Memorandum by the United States Representative at the United Nations (Stettinius) to the Secretary of State

USSC 46/6

Subject: Proposed United States Position in the Security Council With Respect to the Iranian, Soviet and Ukrainian Requests.41

I propose that we adopt the following position with respect to all three of these requests:

That they should be treated identically.
That at the next meeting of the Security Council (which will probably be on Thursday42) I should either propose or support (depending on circumstances) the position that the Council should at that meeting decide to ask each of the three countries which have brought situations to the attention of the Security Council to appear at a stated date within the next week to present its case in elaboration of its letter to the President of the Security Council. An opportunity would of course be afforded the other states whose interests are directly affected to give their side of the cases. Separate days should be set for each of these hearings, perhaps successive days next week.
That at the next meeting of the Security Council I should propose or support an invitation to the Greek Government to be represented at the meeting when the Soviet case is presented; this would be done by a procedural vote in accordance with Article 31 of the Charter [Page 307] which provides: “Any Member of the United Nations which is not a member of the Security Council may participate, without vote, in the discussion of any question brought before the Security Council whenever the latter considers that the interests of that Member are specially affected.” Except for Iran and the Ukraine which would be invited under (2) above, Greece appears to be the only country whose interests are specially affected in any of the three situations which is not on the Security Council and to which an invitation should therefore be extended; the U.S.S.R., the U.K. and the Netherlands are members of the Council.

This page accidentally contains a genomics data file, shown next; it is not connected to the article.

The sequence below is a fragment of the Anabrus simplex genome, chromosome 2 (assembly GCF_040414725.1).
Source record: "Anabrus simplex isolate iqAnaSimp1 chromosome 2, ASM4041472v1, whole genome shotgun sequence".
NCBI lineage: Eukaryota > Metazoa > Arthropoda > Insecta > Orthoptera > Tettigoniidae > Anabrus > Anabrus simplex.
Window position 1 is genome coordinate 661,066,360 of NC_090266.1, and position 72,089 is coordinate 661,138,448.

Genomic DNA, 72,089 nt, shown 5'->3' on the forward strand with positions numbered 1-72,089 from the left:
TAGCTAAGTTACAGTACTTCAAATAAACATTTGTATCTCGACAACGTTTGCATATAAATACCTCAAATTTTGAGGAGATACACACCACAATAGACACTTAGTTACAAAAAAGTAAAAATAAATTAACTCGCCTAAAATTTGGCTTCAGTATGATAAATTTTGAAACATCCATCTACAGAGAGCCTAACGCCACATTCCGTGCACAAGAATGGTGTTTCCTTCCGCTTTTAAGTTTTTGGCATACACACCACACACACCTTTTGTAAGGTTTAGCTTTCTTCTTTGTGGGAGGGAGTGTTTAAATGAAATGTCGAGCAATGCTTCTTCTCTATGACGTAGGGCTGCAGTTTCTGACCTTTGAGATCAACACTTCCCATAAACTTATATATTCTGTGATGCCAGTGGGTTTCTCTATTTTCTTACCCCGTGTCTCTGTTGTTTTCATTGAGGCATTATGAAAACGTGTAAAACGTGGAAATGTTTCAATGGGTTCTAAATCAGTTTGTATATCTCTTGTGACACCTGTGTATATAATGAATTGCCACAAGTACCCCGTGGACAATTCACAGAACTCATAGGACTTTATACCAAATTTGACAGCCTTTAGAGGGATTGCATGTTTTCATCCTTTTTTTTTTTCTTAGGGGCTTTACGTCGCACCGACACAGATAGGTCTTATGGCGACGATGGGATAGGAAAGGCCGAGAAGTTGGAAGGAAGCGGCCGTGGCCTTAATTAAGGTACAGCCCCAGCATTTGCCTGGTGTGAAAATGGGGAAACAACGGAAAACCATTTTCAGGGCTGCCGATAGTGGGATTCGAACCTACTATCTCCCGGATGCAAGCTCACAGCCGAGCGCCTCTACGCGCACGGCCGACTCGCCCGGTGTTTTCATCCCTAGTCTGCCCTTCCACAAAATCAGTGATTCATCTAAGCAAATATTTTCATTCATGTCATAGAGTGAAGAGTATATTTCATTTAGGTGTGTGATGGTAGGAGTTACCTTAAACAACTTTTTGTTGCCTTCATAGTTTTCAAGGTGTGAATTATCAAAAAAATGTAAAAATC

That the Council, after hearing the formal presentation of the case by each of the three appellants and any remarks that other states, including those whose interests are specially affected, may wish to make, should study the briefs and documents submitted. Any decisions of the Council with respect to investigation or other proposals for dealing with the issues will be made after the Security Council has made its study of the documents and their presentation.

This recommendation is concurred in by Mr. Dunn, Mr. Pasvolsky, Mr. Wadsworth, Mr. Hare and Mr. Bohlen.43

  1. The Soviet complaint alleged that the continued presence of British troops in Greece was fraught with grave consequences for the maintenance of peace and security; the Ukrainian complaint dealt with the situation in Indonesia. For documentation on the two complaints, see ante pp. 104 ff., and volume viii , respectively.
  2. Actually, the Second Meeting of the Security Council took place on Friday, January 25.
  3. James Clement Dunn and Leo Pasvolsky were Senior Advisers to the United States delegation at the United Nations; George Wadsworth, Raymond A. Hare, and Charles E. Bohlen were Political Advisers to the delegation.